On Being A Witch And Suggested Reading

I came to a paragraph in the book I am reading that really summed it up for me.

“Rather than the lower magic and witchcraft of using spells and intentions solely to bring about desires of the personality, such as wealth or love – without devotion or spiritual wisdom and without consulting the greater flows of the universal will – using red magic to magnetize abundance and love was about aligning with the universal will, and riding the ley lines of its energy flows, rather than manipulating it.”

I feel like this accurately expresses where I am right now in terms of being a witch. When calling yourself a witch in your bio took off in the social media world a few years ago, I was really supportive. As someone who has been a witch in one way or another for half of my life, it was great seeing more people called to the craft and sharing about it. With the increased interest, more books and paraphernalia are being cranked out too. And that was a lot of fun at first. It felt like a long time coming.

Alas, the pendulum must always swing in the other direction and frankly I’m over it now. The amount of people online calling themselves witches and misrepresenting the culture is just too much. I’m not trying to stake claim on the word witch, or argue that you have to study certain books or practice in a certain way blah blah. No, none of that. It would be impossible to define what being a witch is for every person; but the above paragraph from the Magdalene Mysteries by Seren Bertrand and Azra Bertrand M.D., helped me to form my thoughts around what is happening with all the new witches or baby witches (ugh, that particular phrase makes me want to barf and is almost as gross as fur babies.)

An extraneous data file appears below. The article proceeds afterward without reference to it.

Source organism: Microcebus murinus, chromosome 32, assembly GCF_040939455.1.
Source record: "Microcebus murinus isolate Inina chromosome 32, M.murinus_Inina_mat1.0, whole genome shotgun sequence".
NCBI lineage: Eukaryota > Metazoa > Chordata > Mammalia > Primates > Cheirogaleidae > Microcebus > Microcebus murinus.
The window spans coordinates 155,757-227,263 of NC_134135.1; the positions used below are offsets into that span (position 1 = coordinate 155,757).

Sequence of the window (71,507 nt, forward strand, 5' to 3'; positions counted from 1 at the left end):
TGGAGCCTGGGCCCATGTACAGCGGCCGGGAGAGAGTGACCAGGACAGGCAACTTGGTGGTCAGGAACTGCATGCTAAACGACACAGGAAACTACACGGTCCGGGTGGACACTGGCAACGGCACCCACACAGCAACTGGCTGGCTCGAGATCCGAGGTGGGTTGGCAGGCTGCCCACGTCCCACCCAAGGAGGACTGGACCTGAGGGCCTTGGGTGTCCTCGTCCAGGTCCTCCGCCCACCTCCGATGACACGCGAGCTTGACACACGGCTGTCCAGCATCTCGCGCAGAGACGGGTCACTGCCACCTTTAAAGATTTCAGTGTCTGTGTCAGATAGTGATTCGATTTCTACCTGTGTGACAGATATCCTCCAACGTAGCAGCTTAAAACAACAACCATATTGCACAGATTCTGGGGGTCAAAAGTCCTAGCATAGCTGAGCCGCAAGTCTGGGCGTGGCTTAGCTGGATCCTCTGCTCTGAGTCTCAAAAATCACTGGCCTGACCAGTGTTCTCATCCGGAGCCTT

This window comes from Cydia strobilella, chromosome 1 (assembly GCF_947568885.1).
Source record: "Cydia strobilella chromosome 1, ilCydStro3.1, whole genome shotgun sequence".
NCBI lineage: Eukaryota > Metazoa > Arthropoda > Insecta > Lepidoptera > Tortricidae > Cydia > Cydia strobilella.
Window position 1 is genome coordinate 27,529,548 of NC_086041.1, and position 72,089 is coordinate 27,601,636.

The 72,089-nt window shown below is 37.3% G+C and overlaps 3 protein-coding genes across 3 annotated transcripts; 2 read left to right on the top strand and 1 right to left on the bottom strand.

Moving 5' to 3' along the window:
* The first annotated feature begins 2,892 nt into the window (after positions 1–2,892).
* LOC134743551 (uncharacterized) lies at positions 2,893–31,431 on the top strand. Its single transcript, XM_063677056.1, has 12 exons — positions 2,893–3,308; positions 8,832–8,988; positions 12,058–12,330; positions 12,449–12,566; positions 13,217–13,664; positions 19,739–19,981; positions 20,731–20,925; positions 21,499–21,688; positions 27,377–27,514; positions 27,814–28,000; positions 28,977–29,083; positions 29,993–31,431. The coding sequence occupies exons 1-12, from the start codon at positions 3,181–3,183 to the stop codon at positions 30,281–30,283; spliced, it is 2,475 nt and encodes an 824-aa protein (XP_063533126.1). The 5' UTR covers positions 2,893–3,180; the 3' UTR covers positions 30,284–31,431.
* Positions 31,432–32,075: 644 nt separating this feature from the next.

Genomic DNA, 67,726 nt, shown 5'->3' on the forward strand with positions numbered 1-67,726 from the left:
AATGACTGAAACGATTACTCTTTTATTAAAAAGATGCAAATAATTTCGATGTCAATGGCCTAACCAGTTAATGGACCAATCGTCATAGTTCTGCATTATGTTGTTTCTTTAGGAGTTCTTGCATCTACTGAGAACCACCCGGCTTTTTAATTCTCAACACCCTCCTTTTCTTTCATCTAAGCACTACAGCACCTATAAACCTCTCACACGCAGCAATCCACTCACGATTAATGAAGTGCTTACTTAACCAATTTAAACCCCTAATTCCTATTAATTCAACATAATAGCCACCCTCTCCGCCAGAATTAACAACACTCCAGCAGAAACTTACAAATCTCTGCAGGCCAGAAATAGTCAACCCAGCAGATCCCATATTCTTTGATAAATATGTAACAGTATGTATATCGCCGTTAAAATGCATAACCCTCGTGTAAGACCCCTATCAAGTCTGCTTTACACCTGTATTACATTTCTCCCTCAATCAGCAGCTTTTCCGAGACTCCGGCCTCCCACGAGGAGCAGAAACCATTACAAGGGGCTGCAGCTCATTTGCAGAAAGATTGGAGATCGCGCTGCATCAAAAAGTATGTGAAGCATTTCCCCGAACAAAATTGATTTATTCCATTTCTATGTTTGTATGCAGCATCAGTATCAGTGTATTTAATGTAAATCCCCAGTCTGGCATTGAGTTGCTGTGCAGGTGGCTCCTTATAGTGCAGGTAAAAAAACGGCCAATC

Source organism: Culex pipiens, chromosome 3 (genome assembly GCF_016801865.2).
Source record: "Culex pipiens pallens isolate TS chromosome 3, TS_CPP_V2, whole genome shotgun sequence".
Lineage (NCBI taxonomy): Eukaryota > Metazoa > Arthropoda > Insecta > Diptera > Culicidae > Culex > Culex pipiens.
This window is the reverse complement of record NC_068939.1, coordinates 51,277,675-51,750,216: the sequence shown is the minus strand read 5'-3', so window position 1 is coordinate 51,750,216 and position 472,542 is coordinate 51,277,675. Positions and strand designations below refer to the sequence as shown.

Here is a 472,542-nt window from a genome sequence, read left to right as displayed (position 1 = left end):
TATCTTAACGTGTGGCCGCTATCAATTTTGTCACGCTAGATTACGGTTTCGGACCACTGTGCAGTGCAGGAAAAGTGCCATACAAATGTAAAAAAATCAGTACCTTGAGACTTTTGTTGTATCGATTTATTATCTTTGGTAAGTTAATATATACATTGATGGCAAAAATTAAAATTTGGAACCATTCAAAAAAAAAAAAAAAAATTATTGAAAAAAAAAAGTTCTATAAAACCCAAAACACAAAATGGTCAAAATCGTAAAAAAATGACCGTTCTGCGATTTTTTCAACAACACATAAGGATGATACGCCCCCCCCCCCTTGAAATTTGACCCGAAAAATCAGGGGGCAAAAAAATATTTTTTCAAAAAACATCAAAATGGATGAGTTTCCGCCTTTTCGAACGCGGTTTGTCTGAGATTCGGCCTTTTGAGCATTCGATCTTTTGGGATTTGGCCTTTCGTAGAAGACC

I wasn’t quite sure why every time I saw another post with a simple spell or enchantment made into a pretty meme I felt annoyed. We all went through that Llewellyn Publications stage when we were just learning the phases of the moon. You can’t begrudge someone that right of passage. It was more than that though. It is the lack of devotion and spiritual wisdom that rubs me the wrong way. It’s the particular brand of Urban Outfitters witch kitsch type nonsense that is invading the popular culture and forming a really lame impression for the masses.

In the past I’ve been adamant to point out that you can be a witch and not a part of a religion, and this is most certainly true. I don’t think though, that you can be a witch and lack a spiritual foundation. Everything about witchcraft is spiritual. Every ritual and circle cast. And I hate to see it being misrepresented in the media. A witch is not a pastime or hobby. It is everything you do, day to day, your living devotion. You can’t buy a tarot deck and instantly be a witch any more than acquiring a rosary makes you Catholic.

There are posers in every walk of life, or people who are just around until the fad wears off. I see that, I know. This was my little rant about “the scene” right now and how much I truly think many newcomers are missing the mark. There isn’t a Witchcraft Lite. If you are only here for the lower magic, you will do yourself more harm than good. If you are sincere, and know in your heart that the path of the Wise Woman is for you, let me suggest a few beginner books for you. These will take you further than the books instructing you to use green candles for money spells and basil for love.


-Healing Wise by Susun Weed

-Food of the Gods by Terence McKenna

-This Seasons People by Stephen Gaskin

-The Amazing Power of Deliberate Intent by Esther and Jerry Hicks

-Zen Mind, Beginners Mind by Shunryu Suzuki

-Animal, Vegetable, Miracle by Barbara Kingsolver

-Reiki: Universal Life Energy by Bodo J. Baginski and Shalila Sharamon

No spell books, no how to communicate with the dead. These are the type of books that build the spiritual life. The life of a witch. What books do you feel have enhanced your practice? Let me know in the comments below.

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